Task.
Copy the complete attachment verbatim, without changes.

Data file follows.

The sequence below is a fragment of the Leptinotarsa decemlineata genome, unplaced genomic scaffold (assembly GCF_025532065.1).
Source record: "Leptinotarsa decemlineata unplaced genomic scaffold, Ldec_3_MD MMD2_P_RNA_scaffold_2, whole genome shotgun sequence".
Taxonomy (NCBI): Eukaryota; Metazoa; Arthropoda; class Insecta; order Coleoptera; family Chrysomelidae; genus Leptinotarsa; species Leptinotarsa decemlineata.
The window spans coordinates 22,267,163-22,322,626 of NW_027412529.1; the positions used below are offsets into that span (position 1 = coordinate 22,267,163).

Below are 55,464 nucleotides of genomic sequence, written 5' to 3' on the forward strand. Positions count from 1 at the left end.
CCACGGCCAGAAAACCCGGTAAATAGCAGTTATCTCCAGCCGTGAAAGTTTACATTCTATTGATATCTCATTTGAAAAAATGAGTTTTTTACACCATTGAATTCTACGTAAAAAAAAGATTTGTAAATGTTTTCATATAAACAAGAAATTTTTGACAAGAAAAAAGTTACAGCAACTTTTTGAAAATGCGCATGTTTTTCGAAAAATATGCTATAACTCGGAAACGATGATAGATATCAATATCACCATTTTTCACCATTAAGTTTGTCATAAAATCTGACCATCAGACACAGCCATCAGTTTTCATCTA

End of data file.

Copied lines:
The sequence below is a fragment of the Leptinotarsa decemlineata genome, unplaced genomic scaffold (assembly GCF_025532065.1).
Source record: "Leptinotarsa decemlineata unplaced genomic scaffold, Ldec_3_MD MMD2_P_RNA_scaffold_2, whole genome shotgun sequence".
Taxonomy (NCBI): Eukaryota; Metazoa; Arthropoda; class Insecta; order Coleoptera; family Chrysomelidae; genus Leptinotarsa; species Leptinotarsa decemlineata.
The window spans coordinates 22,267,163-22,322,626 of NW_027412529.1; the positions used below are offsets into that span (position 1 = coordinate 22,267,163).

Below are 55,464 nucleotides of genomic sequence, written 5' to 3' on the forward strand. Positions count from 1 at the left end.
CCACGGCCAGAAAACCCGGTAAATAGCAGTTATCTCCAGCCGTGAAAGTTTACATTCTATTGATATCTCATTTGAAAAAATGAGTTTTTTACACCATTGAATTCTACGTAAAAAAAAGATTTGTAAATGTTTTCATATAAACAAGAAATTTTTGACAAGAAAAAAGTTACAGCAACTTTTTGAAAATGCGCATGTTTTTCGAAAAATATGCTATAACTCGGAAACGATGATAGATATCAATATCACCATTTTTCACCATTAAGTTTGTCATAAAATCTGACCATCAGACACAGCCATCAGTTTTCATCTA